# Spring SAVY 2019, Day 5 – Discovering the Third Dimension (Kindergarten)

Posted by on Monday, February 25, 2019 in Grade K, SAVY.

Morning meeting was enriched by several geometry shares from home:

What is one student’s homemade ball made of? What interesting material forms its core?

How is another student’s spherical puzzle similar to Rubik’s Cube? How is it different?

What shapes would spiders see when looking down from the ceilings of the bedrooms of our classmates? What furnishings and objects do the shapes represent?

Adding to our understanding that geometers share their thinking through words and drawings, our first task was to study three-dimensional solids and composites when viewed from the (agreed-to) front, back, right side, left side, and top – and to draw the elevation from each vantage point. Ask your expert: What shape did we see when we looked at the front and back of the yellow triangular prism? What did we see when we looked from the side views and the top view? Download and print these challenges to provide your geometer an opportunity to connect today’s work with elevations to our prior work with cube structures. Be sure to remove the answer key before sharing the pages with your child. Consider having a collection of cubes on hand if available (think dice or sugar cubes); substitute other stackable, countable objects if needed (e.g., nickels could work due to their thickness).

Our culminating parts-to-whole design challenge was inspired by last week’s analysis of the three-dimensional shapes that form the toy truck. This week we worked in the opposite direction. Starting with a collection of three-dimensional shapes, each designer imagined how the shapes might be combined to create a vehicle that rolls. As they set to work, you would have been impressed by the collaborative spirit that permeated the room. Designers shared materials and ideas, offered encouragement and celebrated successes, and persevered when they needed to revise an original design. We’re excited to share our unique fleet with families next week. For a sneak preview, interview your designer: Tell me about the vehicle you created. What part was the most challenging to construct? How many of each type of shape do you think you used in your design? Tell me about the vehicle someone else created.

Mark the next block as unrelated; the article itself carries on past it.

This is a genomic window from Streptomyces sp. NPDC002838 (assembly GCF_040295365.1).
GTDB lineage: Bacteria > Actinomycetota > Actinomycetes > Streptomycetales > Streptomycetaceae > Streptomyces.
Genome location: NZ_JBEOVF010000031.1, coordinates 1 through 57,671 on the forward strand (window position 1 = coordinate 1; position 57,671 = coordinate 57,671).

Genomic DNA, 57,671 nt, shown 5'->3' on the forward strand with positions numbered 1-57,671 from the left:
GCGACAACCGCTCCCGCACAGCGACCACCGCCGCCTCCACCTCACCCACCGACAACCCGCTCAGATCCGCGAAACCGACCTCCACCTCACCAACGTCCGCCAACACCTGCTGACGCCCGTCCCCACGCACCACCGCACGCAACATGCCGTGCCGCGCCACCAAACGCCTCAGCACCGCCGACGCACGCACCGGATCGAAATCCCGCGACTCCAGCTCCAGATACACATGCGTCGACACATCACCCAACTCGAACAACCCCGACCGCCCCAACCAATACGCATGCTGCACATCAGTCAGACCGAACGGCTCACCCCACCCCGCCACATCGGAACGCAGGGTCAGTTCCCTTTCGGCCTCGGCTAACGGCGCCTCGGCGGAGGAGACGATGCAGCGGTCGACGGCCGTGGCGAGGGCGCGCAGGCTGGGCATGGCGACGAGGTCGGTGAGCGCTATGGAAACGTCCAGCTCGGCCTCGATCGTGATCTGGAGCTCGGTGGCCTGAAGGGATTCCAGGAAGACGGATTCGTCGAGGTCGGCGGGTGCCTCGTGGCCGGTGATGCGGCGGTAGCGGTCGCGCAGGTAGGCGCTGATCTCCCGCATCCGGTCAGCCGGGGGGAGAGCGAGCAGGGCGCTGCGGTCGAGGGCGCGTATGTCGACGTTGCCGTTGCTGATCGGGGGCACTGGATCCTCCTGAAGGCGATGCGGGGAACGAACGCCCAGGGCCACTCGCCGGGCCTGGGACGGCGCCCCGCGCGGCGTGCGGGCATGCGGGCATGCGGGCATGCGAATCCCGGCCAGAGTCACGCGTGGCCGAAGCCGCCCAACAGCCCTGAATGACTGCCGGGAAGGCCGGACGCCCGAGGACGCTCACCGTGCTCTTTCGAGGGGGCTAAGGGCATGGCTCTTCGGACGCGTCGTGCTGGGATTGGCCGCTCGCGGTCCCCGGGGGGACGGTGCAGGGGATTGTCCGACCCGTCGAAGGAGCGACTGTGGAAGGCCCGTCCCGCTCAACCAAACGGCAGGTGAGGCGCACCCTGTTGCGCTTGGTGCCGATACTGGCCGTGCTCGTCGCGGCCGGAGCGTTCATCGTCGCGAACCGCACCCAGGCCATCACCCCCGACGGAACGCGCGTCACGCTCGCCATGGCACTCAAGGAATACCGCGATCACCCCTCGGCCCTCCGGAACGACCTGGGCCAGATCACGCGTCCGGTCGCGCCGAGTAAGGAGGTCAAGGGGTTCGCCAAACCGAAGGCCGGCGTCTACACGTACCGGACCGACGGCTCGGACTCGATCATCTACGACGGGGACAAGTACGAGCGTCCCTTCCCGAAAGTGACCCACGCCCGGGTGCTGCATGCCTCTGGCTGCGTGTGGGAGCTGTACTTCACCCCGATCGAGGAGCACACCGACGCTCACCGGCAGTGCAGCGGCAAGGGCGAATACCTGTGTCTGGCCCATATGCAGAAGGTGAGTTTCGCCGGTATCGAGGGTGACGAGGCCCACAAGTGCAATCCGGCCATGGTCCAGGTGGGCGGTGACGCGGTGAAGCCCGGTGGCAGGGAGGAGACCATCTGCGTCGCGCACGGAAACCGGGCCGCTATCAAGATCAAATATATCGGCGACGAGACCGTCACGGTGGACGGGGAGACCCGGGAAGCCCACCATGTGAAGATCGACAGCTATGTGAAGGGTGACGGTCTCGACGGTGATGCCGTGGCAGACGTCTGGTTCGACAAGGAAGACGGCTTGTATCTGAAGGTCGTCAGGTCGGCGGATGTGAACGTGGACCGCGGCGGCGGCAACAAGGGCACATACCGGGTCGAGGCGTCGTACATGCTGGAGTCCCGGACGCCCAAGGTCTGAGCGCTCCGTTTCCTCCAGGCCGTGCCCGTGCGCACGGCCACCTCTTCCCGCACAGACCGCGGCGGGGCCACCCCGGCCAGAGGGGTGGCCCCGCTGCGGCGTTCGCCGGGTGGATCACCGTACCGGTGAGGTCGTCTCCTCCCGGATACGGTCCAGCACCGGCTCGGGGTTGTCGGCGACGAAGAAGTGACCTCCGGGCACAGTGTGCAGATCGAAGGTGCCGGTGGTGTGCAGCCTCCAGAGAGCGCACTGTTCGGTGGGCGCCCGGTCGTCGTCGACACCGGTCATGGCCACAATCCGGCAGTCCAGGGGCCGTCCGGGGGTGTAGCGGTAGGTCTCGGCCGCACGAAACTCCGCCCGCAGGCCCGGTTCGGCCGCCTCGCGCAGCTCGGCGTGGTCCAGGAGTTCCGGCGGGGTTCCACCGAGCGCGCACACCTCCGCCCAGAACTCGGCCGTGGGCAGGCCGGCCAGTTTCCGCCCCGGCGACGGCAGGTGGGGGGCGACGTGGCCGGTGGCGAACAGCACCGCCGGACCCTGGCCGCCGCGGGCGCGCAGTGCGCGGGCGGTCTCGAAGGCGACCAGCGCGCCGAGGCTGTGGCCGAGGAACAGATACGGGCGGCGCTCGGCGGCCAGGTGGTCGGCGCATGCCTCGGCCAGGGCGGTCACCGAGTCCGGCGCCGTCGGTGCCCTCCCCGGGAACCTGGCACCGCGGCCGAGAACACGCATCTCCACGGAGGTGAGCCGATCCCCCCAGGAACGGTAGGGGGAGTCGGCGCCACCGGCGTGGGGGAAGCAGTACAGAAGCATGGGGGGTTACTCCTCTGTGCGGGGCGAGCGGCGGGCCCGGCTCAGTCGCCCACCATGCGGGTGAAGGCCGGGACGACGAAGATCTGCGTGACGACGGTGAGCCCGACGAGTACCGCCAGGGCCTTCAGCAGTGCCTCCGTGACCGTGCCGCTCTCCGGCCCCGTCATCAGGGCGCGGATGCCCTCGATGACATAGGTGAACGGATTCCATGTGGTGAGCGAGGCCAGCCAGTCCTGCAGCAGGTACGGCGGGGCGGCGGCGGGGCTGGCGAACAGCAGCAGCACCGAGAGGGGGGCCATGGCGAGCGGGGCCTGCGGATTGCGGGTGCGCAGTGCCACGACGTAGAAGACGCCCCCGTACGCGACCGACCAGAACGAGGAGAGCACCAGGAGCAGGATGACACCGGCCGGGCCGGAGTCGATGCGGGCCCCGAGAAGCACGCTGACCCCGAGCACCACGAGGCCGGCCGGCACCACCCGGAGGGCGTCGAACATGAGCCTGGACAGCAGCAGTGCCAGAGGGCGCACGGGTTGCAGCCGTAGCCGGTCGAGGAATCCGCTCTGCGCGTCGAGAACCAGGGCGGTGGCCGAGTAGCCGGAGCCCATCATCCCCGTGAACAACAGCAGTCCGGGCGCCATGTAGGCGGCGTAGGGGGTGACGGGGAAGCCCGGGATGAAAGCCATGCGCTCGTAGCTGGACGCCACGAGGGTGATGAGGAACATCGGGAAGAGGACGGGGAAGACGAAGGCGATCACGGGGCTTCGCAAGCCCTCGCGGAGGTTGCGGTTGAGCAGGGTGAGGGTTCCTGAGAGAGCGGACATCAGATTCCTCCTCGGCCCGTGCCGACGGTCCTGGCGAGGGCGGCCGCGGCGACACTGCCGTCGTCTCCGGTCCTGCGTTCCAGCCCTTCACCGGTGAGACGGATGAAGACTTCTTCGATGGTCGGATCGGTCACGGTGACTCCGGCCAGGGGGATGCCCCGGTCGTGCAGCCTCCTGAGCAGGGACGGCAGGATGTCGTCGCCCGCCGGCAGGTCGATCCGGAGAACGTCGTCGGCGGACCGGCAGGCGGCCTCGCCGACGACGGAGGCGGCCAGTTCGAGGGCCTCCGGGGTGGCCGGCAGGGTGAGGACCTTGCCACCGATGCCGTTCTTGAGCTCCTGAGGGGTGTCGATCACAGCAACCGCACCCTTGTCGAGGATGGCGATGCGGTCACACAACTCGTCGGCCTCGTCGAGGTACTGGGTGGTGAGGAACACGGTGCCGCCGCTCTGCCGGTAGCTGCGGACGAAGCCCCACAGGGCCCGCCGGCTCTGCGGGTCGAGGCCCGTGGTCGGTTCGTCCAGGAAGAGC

The balance of our morning provided students with an opportunity to revisit games and investigations from last week (What’s Missing, 3-D modeling with magnetix, magazine picture sort, cube numbers) or to continue to hone their skill in drawing 3-D solids. A jointed, wooden manikin was added to our drawing station to allow further consideration of an unexpected noticing from our work with the Shadow Curtain: Even human bodies can be thought of as composites of geometrical shapes.

In anticipation of welcoming families to next week’s Shape Museum, our closing circle focused on sharing ideas for activities and displays. Sinclair suggested that families would enjoy seeing our collection of homemade balls, so all ball makers are going to try to remember to bring them back next week for display. Additional spider views – of bedrooms or other rooms in the house – are also encouraged. Your geometer may propose bringing other objects or drawings to add to our museum as you move through the week. If they can carry it, explain its connection to 3-D shapes, and are comfortable with the possibility of it getting lost or broken, know that they’re more than welcome to bring it along.

Happy exploring!

Christy Plummer

What a Great Week!